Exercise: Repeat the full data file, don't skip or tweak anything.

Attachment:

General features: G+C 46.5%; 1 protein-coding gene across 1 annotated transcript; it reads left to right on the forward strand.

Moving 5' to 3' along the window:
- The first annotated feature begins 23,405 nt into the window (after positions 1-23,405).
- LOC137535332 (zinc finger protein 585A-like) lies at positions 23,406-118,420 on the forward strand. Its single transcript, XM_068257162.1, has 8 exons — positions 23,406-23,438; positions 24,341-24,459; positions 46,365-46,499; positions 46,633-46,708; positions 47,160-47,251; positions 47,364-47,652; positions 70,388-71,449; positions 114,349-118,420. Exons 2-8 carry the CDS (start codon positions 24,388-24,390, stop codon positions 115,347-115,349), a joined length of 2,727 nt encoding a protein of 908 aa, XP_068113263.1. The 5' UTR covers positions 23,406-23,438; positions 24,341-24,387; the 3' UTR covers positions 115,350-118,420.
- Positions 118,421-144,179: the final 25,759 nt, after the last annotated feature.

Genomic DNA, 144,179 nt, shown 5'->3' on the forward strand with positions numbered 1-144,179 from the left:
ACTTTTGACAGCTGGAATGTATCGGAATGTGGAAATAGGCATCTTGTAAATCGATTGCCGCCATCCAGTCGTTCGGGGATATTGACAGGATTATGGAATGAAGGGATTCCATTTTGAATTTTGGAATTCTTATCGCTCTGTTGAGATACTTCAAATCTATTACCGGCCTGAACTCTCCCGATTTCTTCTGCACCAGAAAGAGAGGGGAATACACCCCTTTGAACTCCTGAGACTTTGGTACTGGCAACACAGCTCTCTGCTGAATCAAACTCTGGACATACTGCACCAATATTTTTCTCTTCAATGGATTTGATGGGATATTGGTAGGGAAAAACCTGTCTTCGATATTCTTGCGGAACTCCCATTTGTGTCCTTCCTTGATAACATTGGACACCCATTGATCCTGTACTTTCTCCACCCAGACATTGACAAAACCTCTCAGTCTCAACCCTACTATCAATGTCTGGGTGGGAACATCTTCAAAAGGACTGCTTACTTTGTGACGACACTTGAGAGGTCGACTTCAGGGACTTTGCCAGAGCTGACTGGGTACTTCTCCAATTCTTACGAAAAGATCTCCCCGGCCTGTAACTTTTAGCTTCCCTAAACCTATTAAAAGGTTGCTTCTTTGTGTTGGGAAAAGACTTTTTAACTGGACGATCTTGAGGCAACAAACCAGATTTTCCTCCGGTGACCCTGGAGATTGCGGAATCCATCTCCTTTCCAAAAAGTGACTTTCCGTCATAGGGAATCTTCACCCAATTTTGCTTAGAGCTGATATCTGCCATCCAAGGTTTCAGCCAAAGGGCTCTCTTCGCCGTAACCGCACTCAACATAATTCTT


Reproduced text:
General features: G+C 46.5%; 1 protein-coding gene across 1 annotated transcript; it reads left to right on the forward strand.

Moving 5' to 3' along the window:
- The first annotated feature begins 23,405 nt into the window (after positions 1-23,405).
- LOC137535332 (zinc finger protein 585A-like) lies at positions 23,406-118,420 on the forward strand. Its single transcript, XM_068257162.1, has 8 exons — positions 23,406-23,438; positions 24,341-24,459; positions 46,365-46,499; positions 46,633-46,708; positions 47,160-47,251; positions 47,364-47,652; positions 70,388-71,449; positions 114,349-118,420. Exons 2-8 carry the CDS (start codon positions 24,388-24,390, stop codon positions 115,347-115,349), a joined length of 2,727 nt encoding a protein of 908 aa, XP_068113263.1. The 5' UTR covers positions 23,406-23,438; positions 24,341-24,387; the 3' UTR covers positions 115,350-118,420.
- Positions 118,421-144,179: the final 25,759 nt, after the last annotated feature.

Genomic DNA, 144,179 nt, shown 5'->3' on the forward strand with positions numbered 1-144,179 from the left:
ACTTTTGACAGCTGGAATGTATCGGAATGTGGAAATAGGCATCTTGTAAATCGATTGCCGCCATCCAGTCGTTCGGGGATATTGACAGGATTATGGAATGAAGGGATTCCATTTTGAATTTTGGAATTCTTATCGCTCTGTTGAGATACTTCAAATCTATTACCGGCCTGAACTCTCCCGATTTCTTCTGCACCAGAAAGAGAGGGGAATACACCCCTTTGAACTCCTGAGACTTTGGTACTGGCAACACAGCTCTCTGCTGAATCAAACTCTGGACATACTGCACCAATATTTTTCTCTTCAATGGATTTGATGGGATATTGGTAGGGAAAAACCTGTCTTCGATATTCTTGCGGAACTCCCATTTGTGTCCTTCCTTGATAACATTGGACACCCATTGATCCTGTACTTTCTCCACCCAGACATTGACAAAACCTCTCAGTCTCAACCCTACTATCAATGTCTGGGTGGGAACATCTTCAAAAGGACTGCTTACTTTGTGACGACACTTGAGAGGTCGACTTCAGGGACTTTGCCAGAGCTGACTGGGTACTTCTCCAATTCTTACGAAAAGATCTCCCCGGCCTGTAACTTTTAGCTTCCCTAAACCTATTAAAAGGTTGCTTCTTTGTGTTGGGAAAAGACTTTTTAACTGGACGATCTTGAGGCAACAAACCAGATTTTCCTCCGGTGACCCTGGAGATTGCGGAATCCATCTCCTTTCCAAAAAGTGACTTTCCGTCATAGGGAATCTTCACCCAATTTTGCTTAGAGCTGATATCTGCCATCCAAGGTTTCAGCCAAAGGGCTCTCTTCGCCGTAACCGCACTCAACATAATTCTT